Economic News Blog
Posted by: Steven Kline, Jr. 14. February 2014

Capacity Utilization Up 0.2% in January 2014

According to the Federal Reserve, durable goods capacity utilization was 76.0% in January 2014. This is the lowest rate of capacity utilization in the last five months. Compared to last January, capacity utilization was up 0.2%. This is the lowest month-over-month rate of change since July 2013. The annual rate of change has grown slower each of the last three months. And, it is now growing at its slowest rate since June 2010

The backlog index from our metalworking business index looks to be an excellent leading indicator for durable goods capacity utilization. The rate of change in capacity utilization is following the rate of change in the metalworking backlog index nearly tick for tick. It appears that our backlog index leads durable goods capacity utilization by six months or soon average. Our backlog index has been contracting at a significantly slower rate since April 2013. This indicates that capacity utilization should see accelerating growth in the next couple of months.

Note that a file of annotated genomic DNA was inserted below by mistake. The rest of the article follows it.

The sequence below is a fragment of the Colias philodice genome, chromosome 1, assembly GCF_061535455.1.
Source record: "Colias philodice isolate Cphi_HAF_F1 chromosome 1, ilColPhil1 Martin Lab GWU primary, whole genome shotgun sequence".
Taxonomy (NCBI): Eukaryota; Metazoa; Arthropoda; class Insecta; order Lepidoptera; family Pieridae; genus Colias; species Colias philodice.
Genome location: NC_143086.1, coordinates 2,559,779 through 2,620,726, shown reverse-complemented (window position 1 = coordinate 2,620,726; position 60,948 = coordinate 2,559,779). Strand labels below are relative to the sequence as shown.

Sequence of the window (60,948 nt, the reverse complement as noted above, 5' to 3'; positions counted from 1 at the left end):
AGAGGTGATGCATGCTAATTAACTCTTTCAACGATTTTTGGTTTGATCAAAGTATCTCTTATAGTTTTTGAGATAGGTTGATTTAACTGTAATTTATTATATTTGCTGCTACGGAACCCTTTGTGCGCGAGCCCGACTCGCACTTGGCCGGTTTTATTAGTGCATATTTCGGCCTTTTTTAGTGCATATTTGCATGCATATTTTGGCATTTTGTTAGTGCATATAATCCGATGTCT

In order for the annual rate of change in durable goods capacity to reflect the current trend in the annual rate of change of our backlog index, actual capacity utilization would need to reach roughly 80% or a little more by the end of 2014. If this happens, capacity utilization would be reach its highest level in more than a decade and would signal a very strong capital equipment market.

We use capacity utilization as a leading indicator for a number of industries, although it is not tracked for as many industries as industrial production. You can see the trends in capacity utilization for a number of industries below.

Accelerating Growth: furnitureprimary metalsprinting

Decelerating Growth: automotiveconstruction materialscustom processorsdurable goodsforming and fabricating (non-auto)plastics and rubber; textiles, clothing and leather goods; wood and paper

Accelerating Contraction: aerospace; electronics, computers, and telecommunicationsfood and beverage processing; petrochemical processors

Decelerating Contraction: machinery and equipment

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